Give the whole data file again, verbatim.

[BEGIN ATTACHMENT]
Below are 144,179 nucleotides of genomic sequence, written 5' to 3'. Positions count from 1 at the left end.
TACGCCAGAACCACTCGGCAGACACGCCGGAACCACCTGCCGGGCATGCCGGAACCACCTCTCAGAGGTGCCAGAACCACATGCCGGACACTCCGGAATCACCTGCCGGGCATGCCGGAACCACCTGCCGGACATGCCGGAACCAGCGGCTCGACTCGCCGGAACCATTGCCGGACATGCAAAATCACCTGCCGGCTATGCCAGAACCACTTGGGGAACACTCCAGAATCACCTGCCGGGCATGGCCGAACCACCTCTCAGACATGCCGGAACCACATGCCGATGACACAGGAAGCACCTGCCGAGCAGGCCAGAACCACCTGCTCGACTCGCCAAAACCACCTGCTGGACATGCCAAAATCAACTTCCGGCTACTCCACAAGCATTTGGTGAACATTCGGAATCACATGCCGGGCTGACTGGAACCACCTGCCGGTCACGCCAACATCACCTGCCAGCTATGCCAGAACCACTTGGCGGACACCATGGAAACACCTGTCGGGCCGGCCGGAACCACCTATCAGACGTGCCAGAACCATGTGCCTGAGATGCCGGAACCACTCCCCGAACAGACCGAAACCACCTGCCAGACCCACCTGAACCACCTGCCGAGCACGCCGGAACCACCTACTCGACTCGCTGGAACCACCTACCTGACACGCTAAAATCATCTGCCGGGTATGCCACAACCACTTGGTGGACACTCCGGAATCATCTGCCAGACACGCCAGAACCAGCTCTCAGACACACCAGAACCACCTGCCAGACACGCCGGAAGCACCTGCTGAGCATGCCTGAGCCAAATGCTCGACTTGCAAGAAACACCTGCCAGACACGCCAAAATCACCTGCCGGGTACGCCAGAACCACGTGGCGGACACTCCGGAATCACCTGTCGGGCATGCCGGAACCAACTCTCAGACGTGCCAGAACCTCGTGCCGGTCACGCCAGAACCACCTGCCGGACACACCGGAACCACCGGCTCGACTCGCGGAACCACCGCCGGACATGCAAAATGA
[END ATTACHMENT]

Below are 144,179 nucleotides of genomic sequence, written 5' to 3'. Positions count from 1 at the left end.
TACGCCAGAACCACTCGGCAGACACGCCGGAACCACCTGCCGGGCATGCCGGAACCACCTCTCAGAGGTGCCAGAACCACATGCCGGACACTCCGGAATCACCTGCCGGGCATGCCGGAACCACCTGCCGGACATGCCGGAACCAGCGGCTCGACTCGCCGGAACCATTGCCGGACATGCAAAATCACCTGCCGGCTATGCCAGAACCACTTGGGGAACACTCCAGAATCACCTGCCGGGCATGGCCGAACCACCTCTCAGACATGCCGGAACCACATGCCGATGACACAGGAAGCACCTGCCGAGCAGGCCAGAACCACCTGCTCGACTCGCCAAAACCACCTGCTGGACATGCCAAAATCAACTTCCGGCTACTCCACAAGCATTTGGTGAACATTCGGAATCACATGCCGGGCTGACTGGAACCACCTGCCGGTCACGCCAACATCACCTGCCAGCTATGCCAGAACCACTTGGCGGACACCATGGAAACACCTGTCGGGCCGGCCGGAACCACCTATCAGACGTGCCAGAACCATGTGCCTGAGATGCCGGAACCACTCCCCGAACAGACCGAAACCACCTGCCAGACCCACCTGAACCACCTGCCGAGCACGCCGGAACCACCTACTCGACTCGCTGGAACCACCTACCTGACACGCTAAAATCATCTGCCGGGTATGCCACAACCACTTGGTGGACACTCCGGAATCATCTGCCAGACACGCCAGAACCAGCTCTCAGACACACCAGAACCACCTGCCAGACACGCCGGAAGCACCTGCTGAGCATGCCTGAGCCAAATGCTCGACTTGCAAGAAACACCTGCCAGACACGCCAAAATCACCTGCCGGGTACGCCAGAACCACGTGGCGGACACTCCGGAATCACCTGTCGGGCATGCCGGAACCAACTCTCAGACGTGCCAGAACCTCGTGCCGGTCACGCCAGAACCACCTGCCGGACACACCGGAACCACCGGCTCGACTCGCGGAACCACCGCCGGACATGCAAAATGA